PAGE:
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Resisting the Itch

By    |   Tuesday, 09 Sep 2014 04:41 PM

People used to call me the Queen of Rashes. I would break out in hives when I needed antibiotics for infections developed during or after chemotherapy. I broke out when I was receiving infusions of platelets. You name it, it made me itch.
 
Once, I was rushed to the hospital by ambulance after having fainted in my home between chemotherapy sessions. I was covered head to toe with my worst rash ever. Shifting my position on the stretcher offered only slight relief, yet I knew I had to keep my hands by my sides and not scratch.
 
Benadryl and the stronger prescription drug Atarax (hydroxyzine) were temporary remedies. But antihistamines can really knock you out. Sarna lotion and a prescription cortisone cream also worked, though not for very long.
 
I’m not alone — itching can make people crazy,
 
One cancer patient on a discussion board at the Navigating Cancer and Blood Disorders website wrote, “I’ve tried every cream, ointment and lotion and still it persists.” Another said, “My skin is so horrible, I literally rip holes in my legs, it is so unbearable. “
 
Causes include lymphoma and other cancers, certain chemotherapy drugs such as Xeloda (capecitabine) and Herceptin (trastuzumab), anemia, even stress.
 
Diarrhea and vomiting during chemotherapy can lead to dehydration — another cause of itchy skin. So it’s important to hydrate.
 
“Itching is a most peculiar and diabolical sensation,” surgeon and author Dr. Atul Gawande wrote in a past issue of The New Yorker. “Itch has been ranked, by scientific and artistic observers alike, among the most distressing physical sensations one can experience.”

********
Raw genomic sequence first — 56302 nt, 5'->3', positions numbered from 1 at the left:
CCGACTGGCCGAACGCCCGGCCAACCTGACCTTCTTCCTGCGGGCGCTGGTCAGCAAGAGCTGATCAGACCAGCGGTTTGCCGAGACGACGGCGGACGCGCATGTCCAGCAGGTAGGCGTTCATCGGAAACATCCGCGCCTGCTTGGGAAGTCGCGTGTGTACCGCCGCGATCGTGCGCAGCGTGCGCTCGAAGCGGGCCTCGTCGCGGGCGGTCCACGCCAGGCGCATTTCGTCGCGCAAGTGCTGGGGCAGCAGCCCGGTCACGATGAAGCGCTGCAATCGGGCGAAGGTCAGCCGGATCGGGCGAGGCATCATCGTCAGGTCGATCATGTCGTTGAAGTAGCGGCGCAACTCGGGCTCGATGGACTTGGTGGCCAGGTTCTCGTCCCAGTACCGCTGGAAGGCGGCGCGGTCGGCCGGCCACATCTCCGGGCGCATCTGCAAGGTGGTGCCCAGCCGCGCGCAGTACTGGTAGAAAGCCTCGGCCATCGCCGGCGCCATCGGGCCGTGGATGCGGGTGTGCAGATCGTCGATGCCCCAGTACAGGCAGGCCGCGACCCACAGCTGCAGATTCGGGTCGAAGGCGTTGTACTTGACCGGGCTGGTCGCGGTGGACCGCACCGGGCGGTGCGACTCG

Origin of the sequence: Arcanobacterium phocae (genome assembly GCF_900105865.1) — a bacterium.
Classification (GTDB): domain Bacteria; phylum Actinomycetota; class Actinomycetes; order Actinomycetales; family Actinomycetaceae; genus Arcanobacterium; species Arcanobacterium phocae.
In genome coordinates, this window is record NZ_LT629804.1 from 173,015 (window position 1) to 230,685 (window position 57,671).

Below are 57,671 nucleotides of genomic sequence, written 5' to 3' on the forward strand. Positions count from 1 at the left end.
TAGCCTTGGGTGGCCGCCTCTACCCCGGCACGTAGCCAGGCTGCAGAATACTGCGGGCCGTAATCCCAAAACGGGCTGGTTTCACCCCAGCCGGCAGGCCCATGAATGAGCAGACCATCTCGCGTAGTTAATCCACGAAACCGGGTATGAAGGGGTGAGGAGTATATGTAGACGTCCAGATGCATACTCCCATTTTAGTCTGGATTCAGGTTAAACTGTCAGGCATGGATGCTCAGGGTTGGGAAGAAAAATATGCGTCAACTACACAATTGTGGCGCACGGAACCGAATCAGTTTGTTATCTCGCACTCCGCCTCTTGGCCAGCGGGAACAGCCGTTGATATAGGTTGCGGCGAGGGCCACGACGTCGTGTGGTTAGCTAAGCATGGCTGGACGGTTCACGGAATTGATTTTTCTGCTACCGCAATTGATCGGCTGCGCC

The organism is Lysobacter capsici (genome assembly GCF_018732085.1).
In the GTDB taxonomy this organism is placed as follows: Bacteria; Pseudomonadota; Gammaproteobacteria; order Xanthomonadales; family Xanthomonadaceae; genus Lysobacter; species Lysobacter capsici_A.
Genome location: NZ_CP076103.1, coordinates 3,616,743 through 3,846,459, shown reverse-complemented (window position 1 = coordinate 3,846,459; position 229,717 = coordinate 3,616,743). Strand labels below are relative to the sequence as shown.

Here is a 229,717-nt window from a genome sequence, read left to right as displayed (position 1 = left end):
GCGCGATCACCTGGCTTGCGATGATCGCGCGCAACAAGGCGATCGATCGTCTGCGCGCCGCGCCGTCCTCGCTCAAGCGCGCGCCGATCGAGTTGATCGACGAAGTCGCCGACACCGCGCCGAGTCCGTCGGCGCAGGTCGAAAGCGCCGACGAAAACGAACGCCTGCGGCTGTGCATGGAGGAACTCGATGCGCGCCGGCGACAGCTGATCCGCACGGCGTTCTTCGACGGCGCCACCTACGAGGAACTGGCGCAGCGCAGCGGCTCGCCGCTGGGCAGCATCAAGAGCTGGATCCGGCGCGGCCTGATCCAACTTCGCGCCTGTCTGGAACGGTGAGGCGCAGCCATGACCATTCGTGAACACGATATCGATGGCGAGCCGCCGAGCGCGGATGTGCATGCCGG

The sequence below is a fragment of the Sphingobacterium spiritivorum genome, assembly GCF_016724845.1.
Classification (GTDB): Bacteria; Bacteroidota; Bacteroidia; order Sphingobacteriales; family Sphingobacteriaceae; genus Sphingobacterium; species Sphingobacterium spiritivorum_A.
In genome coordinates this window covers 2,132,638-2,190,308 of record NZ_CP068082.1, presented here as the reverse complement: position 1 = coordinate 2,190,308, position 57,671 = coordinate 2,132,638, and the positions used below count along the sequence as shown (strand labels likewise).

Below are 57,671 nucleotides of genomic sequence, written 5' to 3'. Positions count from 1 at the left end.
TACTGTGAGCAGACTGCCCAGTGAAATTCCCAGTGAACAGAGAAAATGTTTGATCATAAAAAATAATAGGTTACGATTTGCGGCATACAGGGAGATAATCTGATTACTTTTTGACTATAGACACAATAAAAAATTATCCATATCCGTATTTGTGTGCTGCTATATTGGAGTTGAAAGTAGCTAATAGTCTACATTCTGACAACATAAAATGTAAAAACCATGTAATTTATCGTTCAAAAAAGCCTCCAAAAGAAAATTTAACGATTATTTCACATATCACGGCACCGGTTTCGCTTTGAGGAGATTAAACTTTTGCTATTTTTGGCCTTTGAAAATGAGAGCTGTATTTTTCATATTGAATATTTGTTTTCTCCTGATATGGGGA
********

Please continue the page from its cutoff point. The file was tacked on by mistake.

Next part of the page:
My doctor told me that hot water is the worst thing for itchy skin, because it melts the natural protective oils on the skin’s outer layer. Soap gets rid of the oils even more, leading to dry skin, which can be itchy itself. So even if they don’t feel as good, short, cool showers are better for your skin.
 
Many people told me that products made from natural ingredients offered relief. For example, Udder Cream, originally developed for use on dairy cows, seemed to work.
 
Coconut oil spray and even coconut shortening lathered on while I was in the shower also helped.
 
And surprisingly, oats can help because of the fats and sugars they contain.
 
Oats can be used in a baths, in powdered form called colloidal oatmeal, which is available in drugstores. They can be put in a cool bath directly or tied up in any porous container, even a sock, and allowed to soak. (Do not use unpowdered oats. If you dump them in the tub they will fall to the bottom and leave a mess.)
 
You can also make your own oatmeal solution by wrapping one cup of oatmeal in a cotton cloth and boiling it for a few minutes until it’s soft. Then you can use it as a sponge while bathing, or, if the itch is localized, gently rub it on the skin in the affected area.
 
Scratching, on the other hand, will only make things worse. Unfortunately, once you start, it’s hard to stop. Dermatologists call it the “itch-scratch syndrome,” believed to have evolved to protect us from insects and plant toxins.
 
Take it from me, the Queen of Rashes: It’s a powerful impulse. Luckily, I’ve found a few things to help me resist the itch.

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Ronni-Gordon
People used to call me the Queen of Rashes. I would break out in hives when I needed antibiotics for infections developed during or after chemotherapy.
itch, rash, oats, chemotherapy, cancer
558
2014-41-09
Tuesday, 09 Sep 2014 04:41 PM
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